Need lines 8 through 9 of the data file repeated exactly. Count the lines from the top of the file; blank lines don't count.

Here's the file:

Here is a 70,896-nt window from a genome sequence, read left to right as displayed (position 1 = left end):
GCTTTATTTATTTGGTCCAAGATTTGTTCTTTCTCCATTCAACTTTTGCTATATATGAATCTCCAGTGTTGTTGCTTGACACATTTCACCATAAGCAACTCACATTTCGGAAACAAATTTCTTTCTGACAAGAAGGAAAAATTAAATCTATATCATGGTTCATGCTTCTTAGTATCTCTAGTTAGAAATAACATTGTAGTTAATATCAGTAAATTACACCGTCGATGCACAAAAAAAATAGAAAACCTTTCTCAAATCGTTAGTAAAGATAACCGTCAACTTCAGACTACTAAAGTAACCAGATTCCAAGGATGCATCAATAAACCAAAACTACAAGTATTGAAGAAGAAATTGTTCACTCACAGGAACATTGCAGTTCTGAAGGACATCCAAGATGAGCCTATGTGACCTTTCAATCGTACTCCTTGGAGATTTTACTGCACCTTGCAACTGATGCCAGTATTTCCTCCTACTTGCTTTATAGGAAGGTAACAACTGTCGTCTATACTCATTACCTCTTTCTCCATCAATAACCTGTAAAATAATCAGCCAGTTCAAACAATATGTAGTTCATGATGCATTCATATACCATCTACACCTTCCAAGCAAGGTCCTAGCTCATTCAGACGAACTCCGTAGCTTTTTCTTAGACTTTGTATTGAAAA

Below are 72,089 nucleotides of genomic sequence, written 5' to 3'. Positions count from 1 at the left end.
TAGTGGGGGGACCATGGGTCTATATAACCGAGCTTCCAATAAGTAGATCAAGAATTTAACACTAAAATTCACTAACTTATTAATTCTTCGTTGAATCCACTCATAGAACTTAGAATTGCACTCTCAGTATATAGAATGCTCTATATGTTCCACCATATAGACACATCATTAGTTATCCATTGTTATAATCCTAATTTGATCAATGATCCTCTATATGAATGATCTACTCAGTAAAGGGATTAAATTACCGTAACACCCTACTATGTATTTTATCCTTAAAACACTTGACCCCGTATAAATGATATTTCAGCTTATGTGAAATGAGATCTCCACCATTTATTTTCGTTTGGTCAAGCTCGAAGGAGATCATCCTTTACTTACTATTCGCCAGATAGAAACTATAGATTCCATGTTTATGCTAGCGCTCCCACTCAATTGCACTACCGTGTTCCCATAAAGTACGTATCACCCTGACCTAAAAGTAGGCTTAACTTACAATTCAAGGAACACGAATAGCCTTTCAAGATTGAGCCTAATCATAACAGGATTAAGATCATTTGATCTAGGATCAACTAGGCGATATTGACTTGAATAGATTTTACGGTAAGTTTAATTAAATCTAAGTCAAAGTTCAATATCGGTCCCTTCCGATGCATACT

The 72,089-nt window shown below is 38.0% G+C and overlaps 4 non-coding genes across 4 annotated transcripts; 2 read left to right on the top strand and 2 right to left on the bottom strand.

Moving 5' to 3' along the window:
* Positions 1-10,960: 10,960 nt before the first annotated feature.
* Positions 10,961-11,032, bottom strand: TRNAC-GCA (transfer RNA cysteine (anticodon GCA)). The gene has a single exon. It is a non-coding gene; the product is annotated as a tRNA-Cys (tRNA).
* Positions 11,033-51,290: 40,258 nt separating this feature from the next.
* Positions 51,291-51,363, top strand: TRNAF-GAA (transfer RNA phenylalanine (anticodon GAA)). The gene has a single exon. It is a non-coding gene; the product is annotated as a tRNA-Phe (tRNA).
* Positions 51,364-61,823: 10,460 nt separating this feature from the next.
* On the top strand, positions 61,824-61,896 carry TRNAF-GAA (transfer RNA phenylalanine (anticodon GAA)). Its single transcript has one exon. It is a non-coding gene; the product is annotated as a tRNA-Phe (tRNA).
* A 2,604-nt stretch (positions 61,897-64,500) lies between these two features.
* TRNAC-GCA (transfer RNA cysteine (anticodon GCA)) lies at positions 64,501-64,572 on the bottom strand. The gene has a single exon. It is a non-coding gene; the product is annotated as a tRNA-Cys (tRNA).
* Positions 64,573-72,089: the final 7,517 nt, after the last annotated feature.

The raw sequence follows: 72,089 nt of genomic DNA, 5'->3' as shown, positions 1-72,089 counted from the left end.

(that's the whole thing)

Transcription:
* Positions 10,961-11,032, bottom strand: TRNAC-GCA (transfer RNA cysteine (anticodon GCA)). The gene has a single exon. It is a non-coding gene; the product is annotated as a tRNA-Cys (tRNA).
* Positions 11,033-51,290: 40,258 nt separating this feature from the next.